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    To be honest no does celery do the same.
     
  9. Bluetit1802

    Bluetit1802 Type 2 (in remission!) · Legend

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    The "of which sugars" can be ignored. It will only tell you that it contains sugar (some ingredient ending in ose, not carbs) and the more there is the faster the release will be inside your system. The total carbs amount contains this sugar in its total, hence the term "of which". So be guided by the total carbs.
     
  10. hankjam

    hankjam Type 2 (in remission!) · Well-Known Member

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    I have to ask @Kristin251 what was in the dressing......
    I'm expressing doubts about Asparagus, which I have had the last two evenings, with pretty high readings... it's only meant to be 2% carb...
     
  11. hankjam

    hankjam Type 2 (in remission!) · Well-Known Member

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    @Brodiebear Carbohydrates is a collective term for chemicals that mainly consist of lots of sugars stuck together to make multisugar compounds. Starch in potato is really lots and lots of glucose compounds.
    Table sugar is a disaccharide made up of a glucose and a fructose.
    They all are broken down to their simple monosaccharide form by our bodies.
    As others have said, go by the Carbs.
    Good luck
    Hj
     
  12. Kristin251

    Kristin251 LADA · Expert

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    It was Caesar dressing. Mostly fat. I didn't eat the cheese or the croutons obviously.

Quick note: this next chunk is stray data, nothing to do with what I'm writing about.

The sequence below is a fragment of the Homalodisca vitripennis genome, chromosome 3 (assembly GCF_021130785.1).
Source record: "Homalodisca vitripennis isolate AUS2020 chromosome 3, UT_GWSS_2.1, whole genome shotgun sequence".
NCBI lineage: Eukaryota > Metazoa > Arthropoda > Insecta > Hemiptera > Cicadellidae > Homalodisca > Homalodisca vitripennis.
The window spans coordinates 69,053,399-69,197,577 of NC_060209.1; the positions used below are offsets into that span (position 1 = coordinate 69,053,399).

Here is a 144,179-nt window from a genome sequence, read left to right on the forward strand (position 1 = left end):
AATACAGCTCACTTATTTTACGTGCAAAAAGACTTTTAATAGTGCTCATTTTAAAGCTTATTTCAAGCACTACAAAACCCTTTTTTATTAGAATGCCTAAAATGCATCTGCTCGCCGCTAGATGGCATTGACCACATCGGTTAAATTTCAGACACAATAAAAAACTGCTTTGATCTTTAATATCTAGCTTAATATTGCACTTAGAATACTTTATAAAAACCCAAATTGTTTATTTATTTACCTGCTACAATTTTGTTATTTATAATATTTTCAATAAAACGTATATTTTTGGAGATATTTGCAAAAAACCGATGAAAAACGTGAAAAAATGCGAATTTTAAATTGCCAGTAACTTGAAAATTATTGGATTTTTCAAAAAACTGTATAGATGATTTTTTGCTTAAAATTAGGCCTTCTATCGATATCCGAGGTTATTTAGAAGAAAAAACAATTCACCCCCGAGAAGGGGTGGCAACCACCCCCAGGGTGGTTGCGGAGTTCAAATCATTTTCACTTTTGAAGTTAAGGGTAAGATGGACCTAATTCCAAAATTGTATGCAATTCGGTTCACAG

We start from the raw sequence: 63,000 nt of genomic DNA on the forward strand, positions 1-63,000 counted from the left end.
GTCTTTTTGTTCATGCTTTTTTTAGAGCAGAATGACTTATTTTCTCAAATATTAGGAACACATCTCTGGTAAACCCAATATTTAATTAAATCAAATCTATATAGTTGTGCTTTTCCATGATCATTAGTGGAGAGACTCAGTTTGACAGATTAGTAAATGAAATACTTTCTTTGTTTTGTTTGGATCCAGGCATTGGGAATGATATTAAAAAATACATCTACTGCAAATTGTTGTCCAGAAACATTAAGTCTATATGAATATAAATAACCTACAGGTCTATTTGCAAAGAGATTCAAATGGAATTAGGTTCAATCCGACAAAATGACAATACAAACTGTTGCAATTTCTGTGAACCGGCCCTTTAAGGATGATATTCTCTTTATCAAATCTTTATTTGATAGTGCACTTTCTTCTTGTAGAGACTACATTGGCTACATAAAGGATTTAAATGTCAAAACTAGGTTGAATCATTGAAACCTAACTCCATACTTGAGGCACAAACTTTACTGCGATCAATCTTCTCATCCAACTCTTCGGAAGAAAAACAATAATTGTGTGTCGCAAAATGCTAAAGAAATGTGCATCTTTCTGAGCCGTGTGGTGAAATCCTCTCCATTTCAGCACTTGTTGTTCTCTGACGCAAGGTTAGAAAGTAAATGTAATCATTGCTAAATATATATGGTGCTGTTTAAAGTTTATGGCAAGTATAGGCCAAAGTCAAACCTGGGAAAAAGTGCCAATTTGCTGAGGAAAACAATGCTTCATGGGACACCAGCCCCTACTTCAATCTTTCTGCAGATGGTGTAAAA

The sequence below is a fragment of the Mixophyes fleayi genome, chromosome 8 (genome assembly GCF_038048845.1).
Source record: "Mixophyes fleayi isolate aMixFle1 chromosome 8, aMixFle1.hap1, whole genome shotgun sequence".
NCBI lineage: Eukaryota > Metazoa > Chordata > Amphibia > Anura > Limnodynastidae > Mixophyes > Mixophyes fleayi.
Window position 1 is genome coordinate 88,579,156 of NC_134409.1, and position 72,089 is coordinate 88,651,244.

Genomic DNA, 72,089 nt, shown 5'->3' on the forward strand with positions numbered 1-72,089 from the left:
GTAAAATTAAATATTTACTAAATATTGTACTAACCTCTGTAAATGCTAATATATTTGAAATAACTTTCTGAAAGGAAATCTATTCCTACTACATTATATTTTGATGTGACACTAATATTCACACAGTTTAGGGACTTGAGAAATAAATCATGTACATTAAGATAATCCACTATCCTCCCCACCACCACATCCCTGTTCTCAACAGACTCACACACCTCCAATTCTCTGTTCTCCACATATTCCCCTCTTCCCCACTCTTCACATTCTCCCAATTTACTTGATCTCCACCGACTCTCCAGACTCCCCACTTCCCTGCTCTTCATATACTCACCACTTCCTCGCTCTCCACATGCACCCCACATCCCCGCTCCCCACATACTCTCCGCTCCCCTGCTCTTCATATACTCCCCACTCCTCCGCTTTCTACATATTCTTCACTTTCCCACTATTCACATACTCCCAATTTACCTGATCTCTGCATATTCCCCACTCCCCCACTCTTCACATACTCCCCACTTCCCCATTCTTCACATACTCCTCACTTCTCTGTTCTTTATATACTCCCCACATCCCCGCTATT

I am ok with a few 2 or 3 stalks of asparagus if I have no other carbs or salad. . Broccoli and cauliflower are worse for me. Green beans too. I eat small meals and have to have enough fat in them to keep the spike low and slow or just stay steady. Low fat meals spike me. Did you have any fat in your meal? I find fat to be the dominant player. Not enough and spike, too much low then high but I am on insulin so if you're not on meds you shouldn't get the low.
    Sometimes we get the weirdest reactions from foods we shouldn't. Personally I have to watch my protein portions too as they will spike me as much as carbs but I think this is more prevalent in T1's. Although I did see it for a few years as I was progressing. All macros matter and need to balance each other in my case
     
  13. hankjam

    hankjam Type 2 (in remission!) · Well-Known Member

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    It was pork, salad and asparagus, with a OO dressing. Normally I'm sub 6 2 hours after, for those two nights I was 7.2 and 6.8, which came as a bit of shock...
    Wish you well
     
  14. Bluetit1802

    Bluetit1802 Type 2 (in remission!) · Legend

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    Maybe something else was going on - an adrenalin rush or even a full bladder round about the time you tested. My sensor has told me I go up slightly if I need the loo but can't be bothered to go, usually when I'm in bed. I've also had the odd higher than it should be rise after a meal I've had many times without a problem and it comes as a shock. It's one of the many mysteries of this disease.
     
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  15. KevinPotts

    KevinPotts Type 2 · Well-Known Member

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    Yep, they'll be converted into sugar. The U.S. Have a different system called net carbs,me here you deduct the fibre, but in the UK, that total carb number is the net. I heard one of the heart surgeons state that a teaspoon is 4gs, so even worse at 10 teaspoons full. You've only got to look at most of the yoghurts in all the supermarkets to cringe when you figure the number of spoons in just one little pot.


    Sent from my iPad using DCUK Forum mobile app